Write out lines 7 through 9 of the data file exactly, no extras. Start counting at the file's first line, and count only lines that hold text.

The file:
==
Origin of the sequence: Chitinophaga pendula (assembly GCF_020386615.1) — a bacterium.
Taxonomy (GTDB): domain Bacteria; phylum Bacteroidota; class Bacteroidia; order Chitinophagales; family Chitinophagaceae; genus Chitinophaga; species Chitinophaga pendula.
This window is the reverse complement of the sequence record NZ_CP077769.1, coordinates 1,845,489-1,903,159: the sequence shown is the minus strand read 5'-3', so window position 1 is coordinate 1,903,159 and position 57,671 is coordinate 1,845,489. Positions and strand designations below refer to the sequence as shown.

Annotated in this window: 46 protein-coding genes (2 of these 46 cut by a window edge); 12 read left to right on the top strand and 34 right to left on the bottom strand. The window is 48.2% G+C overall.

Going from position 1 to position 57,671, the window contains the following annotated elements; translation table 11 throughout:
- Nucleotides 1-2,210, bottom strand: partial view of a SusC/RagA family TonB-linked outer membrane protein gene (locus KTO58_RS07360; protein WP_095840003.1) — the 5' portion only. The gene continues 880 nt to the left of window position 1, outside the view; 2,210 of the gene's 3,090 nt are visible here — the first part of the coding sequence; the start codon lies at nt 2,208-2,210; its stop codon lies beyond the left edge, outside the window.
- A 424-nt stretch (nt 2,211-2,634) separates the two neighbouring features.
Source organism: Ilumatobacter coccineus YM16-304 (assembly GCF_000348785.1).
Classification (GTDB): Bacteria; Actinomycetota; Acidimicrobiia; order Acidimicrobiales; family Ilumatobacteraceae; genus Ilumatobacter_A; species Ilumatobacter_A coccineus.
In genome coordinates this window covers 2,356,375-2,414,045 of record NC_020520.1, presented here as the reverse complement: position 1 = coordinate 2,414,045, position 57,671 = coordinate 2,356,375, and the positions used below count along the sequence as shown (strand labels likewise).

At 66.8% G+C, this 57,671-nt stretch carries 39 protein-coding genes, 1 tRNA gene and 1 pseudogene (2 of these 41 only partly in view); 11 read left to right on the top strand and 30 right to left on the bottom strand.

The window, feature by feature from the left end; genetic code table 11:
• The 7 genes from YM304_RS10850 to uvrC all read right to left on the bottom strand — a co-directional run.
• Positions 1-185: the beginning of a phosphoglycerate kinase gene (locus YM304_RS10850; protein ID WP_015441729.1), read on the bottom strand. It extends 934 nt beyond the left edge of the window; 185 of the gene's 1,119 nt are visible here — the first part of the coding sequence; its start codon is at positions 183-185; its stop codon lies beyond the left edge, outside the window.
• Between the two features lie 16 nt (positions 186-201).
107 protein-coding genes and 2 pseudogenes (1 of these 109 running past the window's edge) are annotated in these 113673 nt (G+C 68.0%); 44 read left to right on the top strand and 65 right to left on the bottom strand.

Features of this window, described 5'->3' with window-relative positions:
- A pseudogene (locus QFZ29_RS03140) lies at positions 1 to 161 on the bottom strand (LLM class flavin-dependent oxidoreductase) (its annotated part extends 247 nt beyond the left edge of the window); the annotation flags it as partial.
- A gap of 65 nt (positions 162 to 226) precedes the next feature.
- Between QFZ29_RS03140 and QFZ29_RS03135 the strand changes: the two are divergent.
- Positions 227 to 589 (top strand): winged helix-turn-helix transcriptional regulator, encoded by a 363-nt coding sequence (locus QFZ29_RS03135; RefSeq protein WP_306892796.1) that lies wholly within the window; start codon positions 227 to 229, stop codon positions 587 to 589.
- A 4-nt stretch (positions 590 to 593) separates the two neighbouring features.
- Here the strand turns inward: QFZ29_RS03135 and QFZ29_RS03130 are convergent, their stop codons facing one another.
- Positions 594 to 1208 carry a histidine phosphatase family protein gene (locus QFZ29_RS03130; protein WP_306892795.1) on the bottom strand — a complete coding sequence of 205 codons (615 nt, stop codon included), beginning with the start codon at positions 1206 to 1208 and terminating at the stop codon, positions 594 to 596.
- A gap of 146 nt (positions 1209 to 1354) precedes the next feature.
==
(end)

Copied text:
- A 424-nt stretch (nt 2,211-2,634) separates the two neighbouring features.
Source organism: Ilumatobacter coccineus YM16-304 (assembly GCF_000348785.1).
Classification (GTDB): Bacteria; Actinomycetota; Acidimicrobiia; order Acidimicrobiales; family Ilumatobacteraceae; genus Ilumatobacter_A; species Ilumatobacter_A coccineus.